Tartare has always been one of favourite dishes. Salmon Tartare, Tuna Tartare, Steak Tartare, I love them all.
A few years ago I was visiting my family in Montreal, and my family and I went to this charming little restaurant called “Les Entretiens”. It was packed, as every good restaurant should be. We started with a glass of white wine, and ordered their Salmon Tartare to share. It was made with apples and crème fraîche, and who knows what other amazing ingredient. Needless to say it was scrumptious, so good that when I decided I wanted to make Salmon Tartare about a year ago, this is the very first thing that came to mind.
I didn’t know much about making a Tartare then, but I knew I wanted apples in it. See a year ago I didn’t have a blog yet, so whatever amazing recipe I made that day is lost forever. But I promise you the one I made two days ago will blow your mind!
First thing I should mention is I made my own mayo. You don’t have too but honestly it takes about 2 minutes and it’s so much better than store bought. Just do it. I even posted a mayo recipe, just for you. Click here for mayo recipe.
Next thing I’d like to talk about is salmon. There are many different varieties that would work just fine for a Tartare, a milder fish in my opinion works better, but if you are unsure just ask the staff at the fish store. I used wild Coho and it worked beautifully.
Also when choosing a fish for a Tartare, Sashimi, Sushi or any other dish where the fish is eaten raw, make sure you double check that it is Sashimi Grade. Sashimi grade basically just means that it is safe to eat raw. In order for that to happen the fish either has to be: Frozen at -20° C (-4° F) for 7 days; or. Frozen at -35° C (-31° F – “flash frozen”) for 15 hours. This process is important and would ensure that any parasites in the fish are killed.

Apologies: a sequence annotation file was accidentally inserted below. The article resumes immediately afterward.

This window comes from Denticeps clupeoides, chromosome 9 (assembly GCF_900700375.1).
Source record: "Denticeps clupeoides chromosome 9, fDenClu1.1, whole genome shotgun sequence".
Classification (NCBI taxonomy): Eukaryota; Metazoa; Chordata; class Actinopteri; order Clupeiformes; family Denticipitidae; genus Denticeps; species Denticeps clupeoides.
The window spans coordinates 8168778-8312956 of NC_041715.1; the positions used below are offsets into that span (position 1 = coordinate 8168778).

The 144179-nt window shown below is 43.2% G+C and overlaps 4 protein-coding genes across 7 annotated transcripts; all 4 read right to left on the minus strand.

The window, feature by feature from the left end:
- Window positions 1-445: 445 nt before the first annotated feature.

For the apples you can use anything but I recommend that you use a more sour variety such as Granny Smith. I used some beautiful local Sunrise apples which are my absolute favourite and also happen to be crunchy and sour. Crunchy is also an important factor here. You know how certain varieties of apples are a bit more soft in texture, don’t use that, you need the crunch.
I served this beauty with a light salad made of arugula, sprouts, avocado, garden tomatoes, cucumbers and toasted almonds. I also made some crostinis (which weren’t for me, obviously), just as something to eat the Tartare with. Delish!